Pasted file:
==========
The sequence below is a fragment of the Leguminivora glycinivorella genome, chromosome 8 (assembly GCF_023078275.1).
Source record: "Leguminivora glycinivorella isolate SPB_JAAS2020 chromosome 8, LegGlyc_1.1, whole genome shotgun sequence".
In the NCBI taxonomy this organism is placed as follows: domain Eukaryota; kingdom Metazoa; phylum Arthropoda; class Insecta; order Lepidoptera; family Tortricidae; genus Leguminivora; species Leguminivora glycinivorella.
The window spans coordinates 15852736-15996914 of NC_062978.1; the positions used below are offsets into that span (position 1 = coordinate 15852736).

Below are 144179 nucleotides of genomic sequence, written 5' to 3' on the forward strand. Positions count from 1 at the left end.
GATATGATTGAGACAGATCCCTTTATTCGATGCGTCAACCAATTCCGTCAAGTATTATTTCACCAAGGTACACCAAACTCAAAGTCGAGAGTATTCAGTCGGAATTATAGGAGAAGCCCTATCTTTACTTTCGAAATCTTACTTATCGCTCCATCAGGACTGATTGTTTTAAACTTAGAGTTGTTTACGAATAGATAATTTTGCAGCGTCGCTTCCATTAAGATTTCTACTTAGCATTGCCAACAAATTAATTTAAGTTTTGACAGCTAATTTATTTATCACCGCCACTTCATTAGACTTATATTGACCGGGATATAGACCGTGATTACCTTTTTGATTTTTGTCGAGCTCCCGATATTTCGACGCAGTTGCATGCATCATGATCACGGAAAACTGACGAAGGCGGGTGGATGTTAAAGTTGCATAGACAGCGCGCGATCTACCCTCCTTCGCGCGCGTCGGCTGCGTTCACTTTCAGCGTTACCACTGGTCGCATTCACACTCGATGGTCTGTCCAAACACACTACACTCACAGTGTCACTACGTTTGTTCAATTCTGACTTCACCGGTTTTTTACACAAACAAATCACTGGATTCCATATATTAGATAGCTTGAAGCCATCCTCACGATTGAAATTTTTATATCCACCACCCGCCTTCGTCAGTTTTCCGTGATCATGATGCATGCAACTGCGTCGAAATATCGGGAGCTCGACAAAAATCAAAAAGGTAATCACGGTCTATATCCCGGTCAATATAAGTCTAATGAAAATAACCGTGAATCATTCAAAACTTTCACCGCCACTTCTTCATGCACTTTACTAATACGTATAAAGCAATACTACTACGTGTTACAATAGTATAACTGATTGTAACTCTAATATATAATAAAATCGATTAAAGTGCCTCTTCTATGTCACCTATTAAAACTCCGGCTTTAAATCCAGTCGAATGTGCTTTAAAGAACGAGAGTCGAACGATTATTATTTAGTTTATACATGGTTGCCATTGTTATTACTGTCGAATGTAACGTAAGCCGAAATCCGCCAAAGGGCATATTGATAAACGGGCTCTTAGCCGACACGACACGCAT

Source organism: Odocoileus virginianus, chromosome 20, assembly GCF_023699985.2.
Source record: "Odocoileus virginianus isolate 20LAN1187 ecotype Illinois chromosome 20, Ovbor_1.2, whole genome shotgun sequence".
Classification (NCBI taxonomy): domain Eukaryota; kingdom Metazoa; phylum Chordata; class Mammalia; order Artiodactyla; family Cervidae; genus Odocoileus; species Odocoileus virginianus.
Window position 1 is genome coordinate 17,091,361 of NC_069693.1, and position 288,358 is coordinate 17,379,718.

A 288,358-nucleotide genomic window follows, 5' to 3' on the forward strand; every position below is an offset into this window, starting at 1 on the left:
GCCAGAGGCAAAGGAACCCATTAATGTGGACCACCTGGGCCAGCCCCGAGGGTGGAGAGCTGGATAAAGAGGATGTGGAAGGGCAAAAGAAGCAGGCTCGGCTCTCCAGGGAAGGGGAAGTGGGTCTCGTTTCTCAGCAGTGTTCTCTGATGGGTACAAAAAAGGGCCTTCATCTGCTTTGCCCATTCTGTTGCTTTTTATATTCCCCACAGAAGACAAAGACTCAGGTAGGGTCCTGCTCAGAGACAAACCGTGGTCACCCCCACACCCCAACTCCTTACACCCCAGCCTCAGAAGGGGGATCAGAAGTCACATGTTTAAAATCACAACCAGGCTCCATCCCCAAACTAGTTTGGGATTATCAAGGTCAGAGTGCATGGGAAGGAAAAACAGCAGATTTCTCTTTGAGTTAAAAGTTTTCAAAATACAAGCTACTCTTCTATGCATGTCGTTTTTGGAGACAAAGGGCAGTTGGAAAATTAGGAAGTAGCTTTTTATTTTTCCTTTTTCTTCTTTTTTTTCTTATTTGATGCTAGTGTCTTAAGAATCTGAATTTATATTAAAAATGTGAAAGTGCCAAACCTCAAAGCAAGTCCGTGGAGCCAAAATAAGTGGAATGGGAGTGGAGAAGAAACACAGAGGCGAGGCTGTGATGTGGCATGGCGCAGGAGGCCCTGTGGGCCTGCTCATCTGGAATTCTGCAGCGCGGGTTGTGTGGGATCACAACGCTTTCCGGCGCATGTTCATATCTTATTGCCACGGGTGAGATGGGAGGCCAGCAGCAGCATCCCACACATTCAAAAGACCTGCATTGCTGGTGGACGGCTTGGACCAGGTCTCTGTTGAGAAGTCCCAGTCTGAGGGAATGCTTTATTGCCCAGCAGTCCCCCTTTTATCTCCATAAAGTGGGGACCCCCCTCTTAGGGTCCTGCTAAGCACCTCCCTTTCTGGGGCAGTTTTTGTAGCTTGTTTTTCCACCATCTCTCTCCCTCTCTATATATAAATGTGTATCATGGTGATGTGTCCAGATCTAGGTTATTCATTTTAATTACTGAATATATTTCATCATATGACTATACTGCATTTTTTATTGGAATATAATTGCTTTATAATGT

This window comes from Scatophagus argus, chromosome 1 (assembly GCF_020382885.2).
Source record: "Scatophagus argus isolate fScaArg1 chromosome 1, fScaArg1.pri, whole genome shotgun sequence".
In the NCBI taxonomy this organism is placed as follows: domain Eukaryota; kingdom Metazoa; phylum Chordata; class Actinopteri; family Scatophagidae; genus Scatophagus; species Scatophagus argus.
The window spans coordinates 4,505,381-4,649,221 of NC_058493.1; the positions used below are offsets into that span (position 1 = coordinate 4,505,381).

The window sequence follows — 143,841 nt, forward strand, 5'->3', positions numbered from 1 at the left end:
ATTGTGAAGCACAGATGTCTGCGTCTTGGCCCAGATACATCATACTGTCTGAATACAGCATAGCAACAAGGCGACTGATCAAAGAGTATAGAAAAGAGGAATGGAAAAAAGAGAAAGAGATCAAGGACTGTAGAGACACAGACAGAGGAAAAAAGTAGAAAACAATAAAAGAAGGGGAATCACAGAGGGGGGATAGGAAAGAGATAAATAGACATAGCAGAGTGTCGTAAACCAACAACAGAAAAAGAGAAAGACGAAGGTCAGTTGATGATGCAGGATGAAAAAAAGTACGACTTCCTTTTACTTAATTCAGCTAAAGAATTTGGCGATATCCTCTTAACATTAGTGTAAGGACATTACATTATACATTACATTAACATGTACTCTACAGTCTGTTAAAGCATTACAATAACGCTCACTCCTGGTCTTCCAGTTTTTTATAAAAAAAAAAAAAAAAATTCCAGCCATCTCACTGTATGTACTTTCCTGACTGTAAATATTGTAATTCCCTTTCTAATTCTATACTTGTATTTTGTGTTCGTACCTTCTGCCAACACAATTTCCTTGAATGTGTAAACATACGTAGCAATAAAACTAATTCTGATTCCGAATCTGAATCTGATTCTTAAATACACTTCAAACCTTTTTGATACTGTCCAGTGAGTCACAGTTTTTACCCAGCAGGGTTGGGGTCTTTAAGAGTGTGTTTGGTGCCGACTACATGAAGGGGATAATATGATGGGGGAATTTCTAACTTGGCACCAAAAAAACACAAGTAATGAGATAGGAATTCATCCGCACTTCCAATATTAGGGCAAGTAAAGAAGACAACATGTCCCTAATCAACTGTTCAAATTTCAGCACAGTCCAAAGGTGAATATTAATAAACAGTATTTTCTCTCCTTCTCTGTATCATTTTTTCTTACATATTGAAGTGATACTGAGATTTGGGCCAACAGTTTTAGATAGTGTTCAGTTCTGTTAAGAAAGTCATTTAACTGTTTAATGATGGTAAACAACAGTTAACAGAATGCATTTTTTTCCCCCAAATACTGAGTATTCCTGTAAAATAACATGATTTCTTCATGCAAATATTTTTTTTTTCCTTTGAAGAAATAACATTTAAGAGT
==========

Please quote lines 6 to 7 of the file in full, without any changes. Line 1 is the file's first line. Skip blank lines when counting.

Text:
GATATGATTGAGACAGATCCCTTTATTCGATGCGTCAACCAATTCCGTCAAGTATTATTTCACCAAGGTACACCAAACTCAAAGTCGAGAGTATTCAGTCGGAATTATAGGAGAAGCCCTATCTTTACTTTCGAAATCTTACTTATCGCTCCATCAGGACTGATTGTTTTAAACTTAGAGTTGTTTACGAATAGATAATTTTGCAGCGTCGCTTCCATTAAGATTTCTACTTAGCATTGCCAACAAATTAATTTAAGTTTTGACAGCTAATTTATTTATCACCGCCACTTCATTAGACTTATATTGACCGGGATATAGACCGTGATTACCTTTTTGATTTTTGTCGAGCTCCCGATATTTCGACGCAGTTGCATGCATCATGATCACGGAAAACTGACGAAGGCGGGTGGATGTTAAAGTTGCATAGACAGCGCGCGATCTACCCTCCTTCGCGCGCGTCGGCTGCGTTCACTTTCAGCGTTACCACTGGTCGCATTCACACTCGATGGTCTGTCCAAACACACTACACTCACAGTGTCACTACGTTTGTTCAATTCTGACTTCACCGGTTTTTTACACAAACAAATCACTGGATTCCATATATTAGATAGCTTGAAGCCATCCTCACGATTGAAATTTTTATATCCACCACCCGCCTTCGTCAGTTTTCCGTGATCATGATGCATGCAACTGCGTCGAAATATCGGGAGCTCGACAAAAATCAAAAAGGTAATCACGGTCTATATCCCGGTCAATATAAGTCTAATGAAAATAACCGTGAATCATTCAAAACTTTCACCGCCACTTCTTCATGCACTTTACTAATACGTATAAAGCAATACTACTACGTGTTACAATAGTATAACTGATTGTAACTCTAATATATAATAAAATCGATTAAAGTGCCTCTTCTATGTCACCTATTAAAACTCCGGCTTTAAATCCAGTCGAATGTGCTTTAAAGAACGAGAGTCGAACGATTATTATTTAGTTTATACATGGTTGCCATTGTTATTACTGTCGAATGTAACGTAAGCCGAAATCCGCCAAAGGGCATATTGATAAACGGGCTCTTAGCCGACACGACACGCAT

Source organism: Odocoileus virginianus, chromosome 20, assembly GCF_023699985.2.